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Thistle and Rose A Story for Girls

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The Picture.

A countenance in which did meetSweet records, promises as sweet. Wordsworth.

“And so, my dear Anna, you really leave London to-morrow!”

“By the ten o’clock train,” added an eager voice, “and I shan’t get to Dornton until nearly five. Father will go with me to Paddington, and then I shall be alone all the way. My very first journey by myself—and such a long one!”

“You don’t seem to mind the idea,” said the governess, with a glance at her pupil’s bright, smiling face. “You don’t mind leaving all the people and things you have been used to all your life?”

Anna tried to look grave. “I see so little of father, you know,” she said, “and I’m sure I shall like the country better than London. I shall miss you, of course, dear Miss Milverton,” she added quickly, bending forward to kiss her governess.

Miss Milverton gave a little shake of the head, as she returned the kiss; perhaps she did not believe in being very much missed.

“You are going to new scenes and new people,” she said, “and at your age, Anna, it is easier to forget than to remember. I should like to think, though, that some of our talks and lessons during the last seven years might stay in your mind.”

She spoke wistfully, and her face looked rather sad. As she saw it, Anna felt ungrateful to be so glad to go away, and was ready to promise anything. “Oh, of course they will,” she exclaimed. “Indeed, I will never forget what you have told me. I couldn’t.”

“You have lived so very quietly hitherto,” continued Miss Milverton, “that it will be a new thing for you to be thrown with other people. They will be nearly all strangers to you at Waverley, I think?”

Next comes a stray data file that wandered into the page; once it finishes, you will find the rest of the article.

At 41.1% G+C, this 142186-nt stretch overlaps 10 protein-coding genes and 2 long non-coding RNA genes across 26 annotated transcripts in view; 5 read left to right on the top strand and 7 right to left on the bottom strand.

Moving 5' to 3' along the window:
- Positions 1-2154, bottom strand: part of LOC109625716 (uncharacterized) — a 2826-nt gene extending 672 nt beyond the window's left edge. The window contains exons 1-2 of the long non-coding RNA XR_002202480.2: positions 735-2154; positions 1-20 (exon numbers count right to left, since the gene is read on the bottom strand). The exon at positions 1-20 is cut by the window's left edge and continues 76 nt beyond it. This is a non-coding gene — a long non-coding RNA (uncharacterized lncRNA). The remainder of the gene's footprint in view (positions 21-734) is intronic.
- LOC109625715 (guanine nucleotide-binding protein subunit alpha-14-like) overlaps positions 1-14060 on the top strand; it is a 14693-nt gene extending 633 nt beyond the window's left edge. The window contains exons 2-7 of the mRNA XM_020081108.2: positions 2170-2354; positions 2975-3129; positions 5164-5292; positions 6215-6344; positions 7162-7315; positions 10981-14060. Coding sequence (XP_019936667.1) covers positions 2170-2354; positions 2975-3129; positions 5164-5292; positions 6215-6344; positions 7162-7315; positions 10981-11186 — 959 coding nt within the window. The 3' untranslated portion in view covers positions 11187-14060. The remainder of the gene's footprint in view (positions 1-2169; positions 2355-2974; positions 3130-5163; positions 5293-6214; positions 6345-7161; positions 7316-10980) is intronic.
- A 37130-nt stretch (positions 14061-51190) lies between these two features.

“There will be Aunt Sarah and Uncle John at the Rectory,” said Anna. “Aunt Sarah, of course, I know; but I’ve never seen Uncle John. He’s father’s brother, you know. Then there’s Dornton; that’s just a little town near. I don’t know any one there, but I suppose Aunt Sarah does. Waverley’s quite in the country, with a lovely garden—oh, I do so long to see it!”

“You will make friends, too, of your own age, I daresay,” said Miss Milverton.

“Oh, I hope so,” said Anna earnestly. “It has been so dull here sometimes! After you go away in the afternoon there’s nothing to do, and when father dines out there’s no one to talk to all the evening. You can’t think how tired I get of reading.”

“Well, it will be more cheerful and amusing for you at Waverley, no doubt,” said Miss Milverton, “and I hope you will be very happy there; but what I want to say to you is this: Try, whether you are at Waverley or wherever you are, to value the best things in yourself and others.”

Anna’s bright eyes were gazing over the blind into the street, where a man with a basket of flowers on his head was crying, “All a-blowing and a-growing.” In the country she would be able to pick flowers instead of buying them. She smiled at the thought, and said absently, “Yes, Miss Milverton.” Miss Milverton’s voice, which always had a regretful sound in it, went steadily on, while Anna’s bright fancies danced about gaily....